The best thing about 2021 for Kayla? Her new boyfriend Frank, who is a great guy and quite a golfer too!
Natalie signed with a new talent agent and has high hopes for next-level work in the new year. Dancing on a concert tour would be ideal, all while being our marketing director!
I said that pricing will likely seem a lot higher this year.
With few recent sales to guide them, sellers and listing agents will wonder how much can they get away with on price. There are tales of a old blogger guy being wildly successful with his transparent open bidding, but other agents aren’t experienced in conducting a slow-motion auction and don’t have the guts.
Instead, the list prices will be getting packed.
When sellers wonder how high, it will be easier to lump 10%, or more, on top of the initial guess (which was probably +5% optimistic already). The zestimate, or other automated valuation, that is higher and supports the dream will be collected as proof!
But it’s the METHOD of selling that makes the +10% possible.
Bidders are turned against one another and compete for the prize. Their ego takes over and directs the bidding……and the contest is on, with no ceiling.
Will a list price that starts at 10% to 15% higher than comps produce the same results as my slow-motion auctions? Maybe, but only with the homes that are highly upgraded with all the bells & whistles and have a superior location. The real creampuffs.
The early buyers will have to tolerate such sloppy pricing, but for those who are already frustrated from not buying a house in 2020/2021, it won’t matter and they will grab whatever they can. It virtually guarantees that the first 1-3 months of the season will be scorching hot.
But there will come a day when we run out of those buyers, and the frenzy conditions will be over.
I’m sticking with my +15% appreciation, and it all happens in the first half of 2022.
Two new laws that address the housing crisis begin today (above).
Baby boomers are another year older, and more will need help with living. The multi-gen home buyers will grow in numbers, and granny flats will be an ideal solution. Many will buy a suitable property with grandma’s money, and take care of her until the end.
Some multi-gen home buyers will cope with finding an existing single-family home and adding their own granny flat. But the real opportunity will be for those sellers of properties that already have an ADU. Because the supply is low and the need is very high (and because grandma’s money came a little too easily), the prices paid for homes with existing granny flats will be excessive. There will be a separate category of comps too – those with ADUs, and those without, with a pricing differential of 10% minimum.
This could be the year that buyers have to pay for their own agent.
I don’t think many agents can make a case of why they are worth it – or at least demonstrate why they are worth as much as 2% to 3%. It would be cool to develop buyer-agent squads who are experts in their field and are worthy of compensation – and can prove it. But most will just fade away, or open up a shop of discount door-openers who don’t offer much, but get paid up front.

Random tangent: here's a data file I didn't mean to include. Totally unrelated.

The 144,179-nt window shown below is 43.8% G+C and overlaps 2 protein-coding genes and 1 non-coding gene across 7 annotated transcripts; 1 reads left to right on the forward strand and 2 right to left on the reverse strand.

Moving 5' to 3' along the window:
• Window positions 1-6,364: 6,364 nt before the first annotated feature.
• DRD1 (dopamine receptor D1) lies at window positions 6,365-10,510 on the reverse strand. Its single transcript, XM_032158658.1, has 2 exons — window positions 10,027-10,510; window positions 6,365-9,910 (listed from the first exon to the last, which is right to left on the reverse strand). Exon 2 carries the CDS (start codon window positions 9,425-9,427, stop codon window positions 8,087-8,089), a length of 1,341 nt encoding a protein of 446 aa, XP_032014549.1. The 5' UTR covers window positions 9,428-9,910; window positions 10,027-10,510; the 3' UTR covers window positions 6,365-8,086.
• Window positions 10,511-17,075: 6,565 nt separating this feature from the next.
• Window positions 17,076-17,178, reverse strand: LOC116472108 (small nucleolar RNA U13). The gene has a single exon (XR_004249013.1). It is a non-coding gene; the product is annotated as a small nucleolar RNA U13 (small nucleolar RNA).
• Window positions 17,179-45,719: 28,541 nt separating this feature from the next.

Another political season starts in 2022, which means an increase in the vitriol and hate. The perceived volatility will cause a few people to move to areas which are better suited for their political leanings, especially if there are riots – which is what it would take to get laid-back San Diegans to reconsider a move. It may not cause a surge of additional sellers here, but it could create more demand for homes in those politically-friendly destinations.
The difficulty of buying homes out-of-state is already tough enough, and now they are more expensive – with some now 30% to 40% higher. It could be the game-changer for potential sellers and even be the reason why the inventory has been so tight recently.
We don’t know what it will take to get more homeowners to sell.
In the past, record-high prices did the trick, but today’s prices are setting new records every month – and inventory is in decline. How many current homeowners in San Diego wouldn’t sell at any price? 80%? 90%? That’s a problem, and I’ll say that it’s something we’ve never faced before until the last few months.
At the same time, the number of San Diego County detached-home sales in 2021 will probably rank as the #2 of all-time, behind only those in 2003. There were 28,319 detached-home listings last year, and 25,029 sales, which is incredibly efficient. Virtually everything is selling!
But only 12,936 of those listings came in the second half of 2021, and if we continue at that pace or lower, it will be excruciating for buyers – and send prices to the moon.
The optimum number of listings will probably be in the 30,000 to 35,000 range. Having a small surge in listings will drive the market crazy with activity…..and force sellers and buyers to Get Good Help!